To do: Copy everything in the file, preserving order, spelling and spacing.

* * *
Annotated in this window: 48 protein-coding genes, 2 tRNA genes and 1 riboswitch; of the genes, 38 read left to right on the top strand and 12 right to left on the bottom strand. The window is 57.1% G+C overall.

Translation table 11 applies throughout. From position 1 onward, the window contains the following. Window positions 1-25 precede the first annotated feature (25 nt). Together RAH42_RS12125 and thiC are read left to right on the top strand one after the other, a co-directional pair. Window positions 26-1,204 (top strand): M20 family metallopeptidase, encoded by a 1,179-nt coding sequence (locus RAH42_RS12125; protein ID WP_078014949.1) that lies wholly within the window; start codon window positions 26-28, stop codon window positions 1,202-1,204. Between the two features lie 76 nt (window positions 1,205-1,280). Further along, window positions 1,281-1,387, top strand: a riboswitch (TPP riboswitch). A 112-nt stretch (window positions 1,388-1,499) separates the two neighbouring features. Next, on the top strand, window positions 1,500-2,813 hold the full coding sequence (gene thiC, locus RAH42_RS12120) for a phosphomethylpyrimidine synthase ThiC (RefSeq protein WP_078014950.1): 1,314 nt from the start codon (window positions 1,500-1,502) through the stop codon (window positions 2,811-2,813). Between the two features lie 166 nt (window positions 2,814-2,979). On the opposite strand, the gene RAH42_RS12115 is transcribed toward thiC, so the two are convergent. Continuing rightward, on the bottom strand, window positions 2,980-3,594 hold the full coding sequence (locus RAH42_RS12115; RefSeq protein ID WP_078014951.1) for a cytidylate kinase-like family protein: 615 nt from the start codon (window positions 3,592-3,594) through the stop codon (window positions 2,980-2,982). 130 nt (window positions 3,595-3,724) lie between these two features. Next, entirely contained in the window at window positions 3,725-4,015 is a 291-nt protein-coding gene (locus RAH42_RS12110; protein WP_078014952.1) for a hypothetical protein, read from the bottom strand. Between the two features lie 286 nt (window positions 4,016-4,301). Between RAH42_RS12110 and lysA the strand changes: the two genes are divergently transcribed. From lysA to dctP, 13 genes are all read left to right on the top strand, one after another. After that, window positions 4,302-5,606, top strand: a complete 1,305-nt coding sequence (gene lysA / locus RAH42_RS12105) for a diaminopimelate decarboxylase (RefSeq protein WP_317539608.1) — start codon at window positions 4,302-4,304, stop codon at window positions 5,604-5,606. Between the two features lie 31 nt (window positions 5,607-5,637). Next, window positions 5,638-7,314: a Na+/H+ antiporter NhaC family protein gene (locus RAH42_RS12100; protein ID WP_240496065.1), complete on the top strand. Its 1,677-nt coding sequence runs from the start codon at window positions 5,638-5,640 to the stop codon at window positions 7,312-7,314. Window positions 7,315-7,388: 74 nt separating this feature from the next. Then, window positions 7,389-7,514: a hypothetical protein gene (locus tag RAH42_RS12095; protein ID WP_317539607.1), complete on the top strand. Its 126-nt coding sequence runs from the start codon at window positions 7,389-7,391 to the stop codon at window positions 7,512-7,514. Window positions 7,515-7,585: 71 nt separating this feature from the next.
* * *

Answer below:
Annotated in this window: 48 protein-coding genes, 2 tRNA genes and 1 riboswitch; of the genes, 38 read left to right on the top strand and 12 right to left on the bottom strand. The window is 57.1% G+C overall.

Translation table 11 applies throughout. From position 1 onward, the window contains the following. Window positions 1-25 precede the first annotated feature (25 nt). Together RAH42_RS12125 and thiC are read left to right on the top strand one after the other, a co-directional pair. Window positions 26-1,204 (top strand): M20 family metallopeptidase, encoded by a 1,179-nt coding sequence (locus RAH42_RS12125; protein ID WP_078014949.1) that lies wholly within the window; start codon window positions 26-28, stop codon window positions 1,202-1,204. Between the two features lie 76 nt (window positions 1,205-1,280). Further along, window positions 1,281-1,387, top strand: a riboswitch (TPP riboswitch). A 112-nt stretch (window positions 1,388-1,499) separates the two neighbouring features. Next, on the top strand, window positions 1,500-2,813 hold the full coding sequence (gene thiC, locus RAH42_RS12120) for a phosphomethylpyrimidine synthase ThiC (RefSeq protein WP_078014950.1): 1,314 nt from the start codon (window positions 1,500-1,502) through the stop codon (window positions 2,811-2,813). Between the two features lie 166 nt (window positions 2,814-2,979). On the opposite strand, the gene RAH42_RS12115 is transcribed toward thiC, so the two are convergent. Continuing rightward, on the bottom strand, window positions 2,980-3,594 hold the full coding sequence (locus RAH42_RS12115; RefSeq protein ID WP_078014951.1) for a cytidylate kinase-like family protein: 615 nt from the start codon (window positions 3,592-3,594) through the stop codon (window positions 2,980-2,982). 130 nt (window positions 3,595-3,724) lie between these two features. Next, entirely contained in the window at window positions 3,725-4,015 is a 291-nt protein-coding gene (locus RAH42_RS12110; protein WP_078014952.1) for a hypothetical protein, read from the bottom strand. Between the two features lie 286 nt (window positions 4,016-4,301). Between RAH42_RS12110 and lysA the strand changes: the two genes are divergently transcribed. From lysA to dctP, 13 genes are all read left to right on the top strand, one after another. After that, window positions 4,302-5,606, top strand: a complete 1,305-nt coding sequence (gene lysA / locus RAH42_RS12105) for a diaminopimelate decarboxylase (RefSeq protein WP_317539608.1) — start codon at window positions 4,302-4,304, stop codon at window positions 5,604-5,606. Between the two features lie 31 nt (window positions 5,607-5,637). Next, window positions 5,638-7,314: a Na+/H+ antiporter NhaC family protein gene (locus RAH42_RS12100; protein ID WP_240496065.1), complete on the top strand. Its 1,677-nt coding sequence runs from the start codon at window positions 5,638-5,640 to the stop codon at window positions 7,312-7,314. Window positions 7,315-7,388: 74 nt separating this feature from the next. Then, window positions 7,389-7,514: a hypothetical protein gene (locus tag RAH42_RS12095; protein ID WP_317539607.1), complete on the top strand. Its 126-nt coding sequence runs from the start codon at window positions 7,389-7,391 to the stop codon at window positions 7,512-7,514. Window positions 7,515-7,585: 71 nt separating this feature from the next.